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Contributions Of Philosophy To Medical Practice And Policy

2070 words - 9 pages

Considering the plethora of moral situations the medical field presents, there is a large intuitive appeal towards the association between philosophical ethics and medicine. The American philosophers Jonathan D. Moreno and Dan W. Brock both argue very similarly that while there is some benefit to be gained in the union of philosophy, medical practice, and policy-making, there are a variety of issues that have a strong tendency to arise. I will discuss particularly about the philosopher’s lack of credible standing in the field resulting from the obscurity of their apparent role in addition to what appears to be a disconnect between the world of academia and the hard reality of the situation. ...view middle of the document...

In other words, the academic nature of the philosopher requires that all possibilities and facets of the “truth” be considered, and to effectively achieve it one must detach themselves from the current situation so distractions from the “truth” may be kept to a minimum; the policy-maker and the health care provider, on the other hand, cannot do that because in doing so they may become ignorant of the social consequences that result from their decisions based on such “truth” (Brock 1987/2006). Often, these fundamentally different demands are at odds with one another, and as a result the philosopher in such a position frequently faces an inner struggle between their academic search for the truth and the social consequences of the solutions they may determine to be the morally correct one—but to choose a solution that favors one at the sacrifice of the other is to be contradictory in their duties for either role.
This dilemma is closely related to the lack of clarity in the precise role the philosopher is to play in making these important decisions. Intuitively, it can be thought that the philosopher’s role is that of a moral guide or critic that prompts us to think critically about the morality of the situation at hand. However, Moreno argues that this notion is misguided; if we were to say that this is truly the philosopher’s place in making decisions about medical practice and policy, they would not be welcome for long because they are simply being critics—criticizing something does not necessarily equate to getting things done. And in many situations in medicine, we are presented with a variety of solutions that appear to be equally moral; if all options have similar weight, then it may well be that there is no single solution that would leave everyone better off, morally or otherwise. In this sense, the work of the philosopher may be thought of as arbitrary, as one could pick a single solution at random and be “fine” (Moreno 1991/2006). If all morally relevant points appear to be equal in weight, then there is no way for a moral “guide” to point us to a single “right” solution.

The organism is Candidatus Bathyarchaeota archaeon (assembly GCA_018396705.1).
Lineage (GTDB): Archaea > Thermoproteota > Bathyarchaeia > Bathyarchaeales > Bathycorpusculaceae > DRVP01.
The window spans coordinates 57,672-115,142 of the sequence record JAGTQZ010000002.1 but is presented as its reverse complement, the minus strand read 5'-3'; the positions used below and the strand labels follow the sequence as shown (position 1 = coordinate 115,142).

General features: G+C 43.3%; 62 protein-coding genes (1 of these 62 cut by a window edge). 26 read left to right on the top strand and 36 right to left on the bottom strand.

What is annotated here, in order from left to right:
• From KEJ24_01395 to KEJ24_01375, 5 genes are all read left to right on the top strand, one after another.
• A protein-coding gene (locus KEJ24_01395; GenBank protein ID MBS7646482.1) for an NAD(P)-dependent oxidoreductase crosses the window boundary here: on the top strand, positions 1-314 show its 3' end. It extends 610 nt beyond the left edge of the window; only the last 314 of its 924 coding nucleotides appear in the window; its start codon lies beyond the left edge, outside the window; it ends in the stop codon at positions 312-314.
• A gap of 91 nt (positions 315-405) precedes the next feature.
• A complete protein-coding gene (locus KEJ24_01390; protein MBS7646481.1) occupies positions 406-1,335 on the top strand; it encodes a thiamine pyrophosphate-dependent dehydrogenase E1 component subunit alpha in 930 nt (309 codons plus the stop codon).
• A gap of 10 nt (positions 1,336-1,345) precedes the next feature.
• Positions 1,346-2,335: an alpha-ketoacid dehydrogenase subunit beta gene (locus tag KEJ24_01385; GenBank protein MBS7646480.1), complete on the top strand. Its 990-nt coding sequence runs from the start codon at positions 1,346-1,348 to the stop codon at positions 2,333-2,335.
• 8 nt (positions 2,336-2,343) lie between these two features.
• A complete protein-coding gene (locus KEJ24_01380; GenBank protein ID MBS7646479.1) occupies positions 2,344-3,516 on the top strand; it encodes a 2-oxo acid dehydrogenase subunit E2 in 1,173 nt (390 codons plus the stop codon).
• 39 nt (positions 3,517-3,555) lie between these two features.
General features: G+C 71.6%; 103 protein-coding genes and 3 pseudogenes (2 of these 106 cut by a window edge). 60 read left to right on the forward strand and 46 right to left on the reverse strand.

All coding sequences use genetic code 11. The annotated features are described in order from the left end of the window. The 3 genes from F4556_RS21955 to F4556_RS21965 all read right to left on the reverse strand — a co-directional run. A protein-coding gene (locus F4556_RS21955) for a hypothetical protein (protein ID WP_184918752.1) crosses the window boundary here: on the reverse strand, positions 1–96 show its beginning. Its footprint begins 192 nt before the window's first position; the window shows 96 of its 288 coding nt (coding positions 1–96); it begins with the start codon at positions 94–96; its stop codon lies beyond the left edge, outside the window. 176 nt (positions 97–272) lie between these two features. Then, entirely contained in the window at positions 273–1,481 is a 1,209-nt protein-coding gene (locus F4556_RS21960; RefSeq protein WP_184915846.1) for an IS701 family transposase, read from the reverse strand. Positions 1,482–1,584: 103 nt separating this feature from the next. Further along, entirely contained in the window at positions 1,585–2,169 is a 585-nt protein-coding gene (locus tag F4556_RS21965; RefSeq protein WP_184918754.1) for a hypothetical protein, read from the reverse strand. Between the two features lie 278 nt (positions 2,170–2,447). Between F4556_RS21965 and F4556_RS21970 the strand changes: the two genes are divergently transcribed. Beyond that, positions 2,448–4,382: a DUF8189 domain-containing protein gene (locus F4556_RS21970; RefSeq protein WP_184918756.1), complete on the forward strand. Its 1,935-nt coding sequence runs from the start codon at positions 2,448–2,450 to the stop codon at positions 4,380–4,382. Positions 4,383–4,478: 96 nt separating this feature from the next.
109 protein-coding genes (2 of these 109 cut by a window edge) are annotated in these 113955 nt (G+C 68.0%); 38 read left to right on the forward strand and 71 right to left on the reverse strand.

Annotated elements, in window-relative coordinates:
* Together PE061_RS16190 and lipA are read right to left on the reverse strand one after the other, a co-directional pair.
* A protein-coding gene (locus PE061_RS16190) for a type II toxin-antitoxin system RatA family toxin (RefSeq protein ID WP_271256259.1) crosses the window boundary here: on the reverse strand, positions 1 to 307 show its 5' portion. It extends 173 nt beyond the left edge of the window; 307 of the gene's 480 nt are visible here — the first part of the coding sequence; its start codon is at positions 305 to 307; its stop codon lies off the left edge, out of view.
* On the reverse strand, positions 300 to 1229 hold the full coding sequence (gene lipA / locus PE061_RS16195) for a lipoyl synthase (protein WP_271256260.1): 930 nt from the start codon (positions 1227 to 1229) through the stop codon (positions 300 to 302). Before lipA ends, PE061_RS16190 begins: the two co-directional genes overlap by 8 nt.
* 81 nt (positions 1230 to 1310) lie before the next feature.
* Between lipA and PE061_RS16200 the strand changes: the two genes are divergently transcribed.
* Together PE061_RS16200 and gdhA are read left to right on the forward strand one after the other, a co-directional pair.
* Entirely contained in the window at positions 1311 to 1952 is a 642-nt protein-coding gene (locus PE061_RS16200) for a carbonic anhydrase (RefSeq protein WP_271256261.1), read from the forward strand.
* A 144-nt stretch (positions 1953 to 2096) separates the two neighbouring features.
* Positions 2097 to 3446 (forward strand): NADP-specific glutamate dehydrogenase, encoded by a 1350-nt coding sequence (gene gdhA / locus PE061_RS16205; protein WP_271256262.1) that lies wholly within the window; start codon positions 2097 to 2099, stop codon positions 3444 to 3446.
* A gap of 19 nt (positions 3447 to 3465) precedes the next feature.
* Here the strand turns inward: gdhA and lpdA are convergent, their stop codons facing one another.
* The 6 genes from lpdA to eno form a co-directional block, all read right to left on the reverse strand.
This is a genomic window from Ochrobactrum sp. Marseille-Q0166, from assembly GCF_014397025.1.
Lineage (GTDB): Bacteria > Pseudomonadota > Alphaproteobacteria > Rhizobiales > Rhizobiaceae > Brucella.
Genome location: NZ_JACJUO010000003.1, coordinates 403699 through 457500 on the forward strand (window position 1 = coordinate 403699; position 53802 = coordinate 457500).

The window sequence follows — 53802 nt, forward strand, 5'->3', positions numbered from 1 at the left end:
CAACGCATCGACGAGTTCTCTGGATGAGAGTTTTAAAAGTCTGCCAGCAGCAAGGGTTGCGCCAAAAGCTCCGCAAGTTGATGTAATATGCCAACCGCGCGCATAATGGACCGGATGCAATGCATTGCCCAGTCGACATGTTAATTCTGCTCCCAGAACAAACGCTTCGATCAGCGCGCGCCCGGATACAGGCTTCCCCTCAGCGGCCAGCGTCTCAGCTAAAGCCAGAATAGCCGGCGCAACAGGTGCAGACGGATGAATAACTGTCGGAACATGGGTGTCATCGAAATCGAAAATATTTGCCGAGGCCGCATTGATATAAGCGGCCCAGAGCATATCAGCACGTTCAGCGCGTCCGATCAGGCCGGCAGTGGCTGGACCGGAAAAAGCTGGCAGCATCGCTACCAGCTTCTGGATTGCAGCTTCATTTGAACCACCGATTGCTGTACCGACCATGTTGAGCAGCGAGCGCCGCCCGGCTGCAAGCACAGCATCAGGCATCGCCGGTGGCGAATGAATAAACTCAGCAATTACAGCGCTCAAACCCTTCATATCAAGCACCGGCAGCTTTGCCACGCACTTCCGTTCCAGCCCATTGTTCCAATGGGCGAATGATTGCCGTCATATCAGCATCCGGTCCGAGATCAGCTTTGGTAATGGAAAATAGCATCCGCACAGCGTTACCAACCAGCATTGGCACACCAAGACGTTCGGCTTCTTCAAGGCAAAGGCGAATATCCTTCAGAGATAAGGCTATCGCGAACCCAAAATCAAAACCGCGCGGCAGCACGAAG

Despite these issues, however, it is not to say that the philosopher is totally out of place because of these problems. If we take these issues at face value, it could be said that neither of the possible inferred conclusions that the role of the philosopher is negligible or that the “truth” and social consequences must always be at odds with each other bodes well with intuition. Instead, Moreno (1991/2006) states that the role of the philosopher in medical practice and policy-making is to “assume a role in the ‘political’ processes that are an essential part of the management of rivalries among communal values”. Rather, the philosopher’s wide consideration of a nearly infinite web of possible “truths” may well be their greatest strength and source of contribution to medicine and policy-making. The success in this application is evidenced by the leaps and bounds it has...

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